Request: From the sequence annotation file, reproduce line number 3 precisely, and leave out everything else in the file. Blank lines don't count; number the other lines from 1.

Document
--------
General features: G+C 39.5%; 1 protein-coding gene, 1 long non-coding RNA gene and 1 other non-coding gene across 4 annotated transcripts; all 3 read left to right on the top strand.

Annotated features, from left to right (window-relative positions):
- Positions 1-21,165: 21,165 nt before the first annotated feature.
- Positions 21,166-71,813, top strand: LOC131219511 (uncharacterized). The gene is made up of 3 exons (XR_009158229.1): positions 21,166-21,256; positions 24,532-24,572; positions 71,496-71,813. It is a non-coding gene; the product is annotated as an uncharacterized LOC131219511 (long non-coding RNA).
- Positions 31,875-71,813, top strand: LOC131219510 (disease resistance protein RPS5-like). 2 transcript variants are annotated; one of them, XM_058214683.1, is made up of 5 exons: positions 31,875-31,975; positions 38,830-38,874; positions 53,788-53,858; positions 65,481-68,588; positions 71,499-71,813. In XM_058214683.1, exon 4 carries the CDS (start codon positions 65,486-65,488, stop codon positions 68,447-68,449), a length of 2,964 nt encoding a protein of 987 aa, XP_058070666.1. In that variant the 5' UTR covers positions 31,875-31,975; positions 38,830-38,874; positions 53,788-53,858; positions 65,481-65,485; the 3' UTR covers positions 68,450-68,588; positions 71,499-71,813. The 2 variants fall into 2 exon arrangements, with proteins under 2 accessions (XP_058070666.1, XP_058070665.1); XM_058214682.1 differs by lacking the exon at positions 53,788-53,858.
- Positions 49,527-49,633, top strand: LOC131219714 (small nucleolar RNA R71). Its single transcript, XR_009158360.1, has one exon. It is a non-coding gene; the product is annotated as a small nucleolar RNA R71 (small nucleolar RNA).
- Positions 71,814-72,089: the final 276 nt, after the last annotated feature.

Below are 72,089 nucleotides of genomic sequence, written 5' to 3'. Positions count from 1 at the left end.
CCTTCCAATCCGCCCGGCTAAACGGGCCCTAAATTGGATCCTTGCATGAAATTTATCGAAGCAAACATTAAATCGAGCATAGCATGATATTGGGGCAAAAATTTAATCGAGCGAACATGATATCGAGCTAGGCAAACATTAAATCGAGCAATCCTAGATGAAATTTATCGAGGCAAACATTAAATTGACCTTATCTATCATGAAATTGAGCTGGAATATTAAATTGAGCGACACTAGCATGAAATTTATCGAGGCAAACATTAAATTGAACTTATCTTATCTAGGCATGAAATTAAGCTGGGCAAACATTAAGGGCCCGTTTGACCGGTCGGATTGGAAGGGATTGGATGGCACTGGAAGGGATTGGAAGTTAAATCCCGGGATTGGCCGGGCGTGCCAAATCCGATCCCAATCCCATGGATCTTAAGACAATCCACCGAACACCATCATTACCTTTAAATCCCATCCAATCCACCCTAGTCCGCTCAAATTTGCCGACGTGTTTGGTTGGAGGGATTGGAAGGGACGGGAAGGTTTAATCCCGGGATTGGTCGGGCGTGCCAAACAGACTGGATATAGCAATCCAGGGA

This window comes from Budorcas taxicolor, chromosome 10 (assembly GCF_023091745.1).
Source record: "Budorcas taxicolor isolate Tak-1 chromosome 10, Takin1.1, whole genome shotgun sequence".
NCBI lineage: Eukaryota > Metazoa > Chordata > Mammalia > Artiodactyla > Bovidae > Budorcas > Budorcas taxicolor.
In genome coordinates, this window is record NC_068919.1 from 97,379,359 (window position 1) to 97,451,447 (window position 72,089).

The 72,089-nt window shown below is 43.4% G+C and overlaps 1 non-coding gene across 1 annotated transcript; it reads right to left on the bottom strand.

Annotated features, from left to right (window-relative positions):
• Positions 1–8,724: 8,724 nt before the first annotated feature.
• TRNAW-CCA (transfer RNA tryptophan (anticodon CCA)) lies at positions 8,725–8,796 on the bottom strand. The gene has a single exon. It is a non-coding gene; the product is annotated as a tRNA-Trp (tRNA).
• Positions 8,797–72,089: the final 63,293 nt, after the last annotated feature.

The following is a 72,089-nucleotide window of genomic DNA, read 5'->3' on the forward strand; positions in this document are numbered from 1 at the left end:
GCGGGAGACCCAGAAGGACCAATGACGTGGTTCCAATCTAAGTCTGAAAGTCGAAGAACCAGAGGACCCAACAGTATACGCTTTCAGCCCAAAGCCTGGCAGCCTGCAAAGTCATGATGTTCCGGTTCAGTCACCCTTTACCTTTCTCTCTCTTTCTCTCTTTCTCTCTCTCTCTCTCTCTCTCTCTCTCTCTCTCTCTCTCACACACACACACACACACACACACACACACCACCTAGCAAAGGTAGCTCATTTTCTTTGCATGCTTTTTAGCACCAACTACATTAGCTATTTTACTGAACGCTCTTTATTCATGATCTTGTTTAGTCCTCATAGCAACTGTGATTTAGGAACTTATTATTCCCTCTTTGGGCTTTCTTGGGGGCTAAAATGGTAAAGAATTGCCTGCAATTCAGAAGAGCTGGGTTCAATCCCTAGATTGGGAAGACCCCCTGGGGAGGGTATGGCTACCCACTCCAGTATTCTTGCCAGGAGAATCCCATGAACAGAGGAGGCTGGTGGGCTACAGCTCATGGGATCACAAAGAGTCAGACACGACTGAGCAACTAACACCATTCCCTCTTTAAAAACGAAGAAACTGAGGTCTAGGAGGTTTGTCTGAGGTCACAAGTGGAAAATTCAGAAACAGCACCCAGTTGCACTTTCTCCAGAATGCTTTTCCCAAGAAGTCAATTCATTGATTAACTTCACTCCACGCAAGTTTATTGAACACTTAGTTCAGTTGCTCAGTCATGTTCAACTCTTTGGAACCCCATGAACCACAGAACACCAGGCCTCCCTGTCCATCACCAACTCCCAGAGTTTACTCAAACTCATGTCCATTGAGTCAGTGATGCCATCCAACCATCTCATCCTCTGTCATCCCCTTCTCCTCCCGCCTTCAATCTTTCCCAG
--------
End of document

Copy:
- Positions 1-21,165: 21,165 nt before the first annotated feature.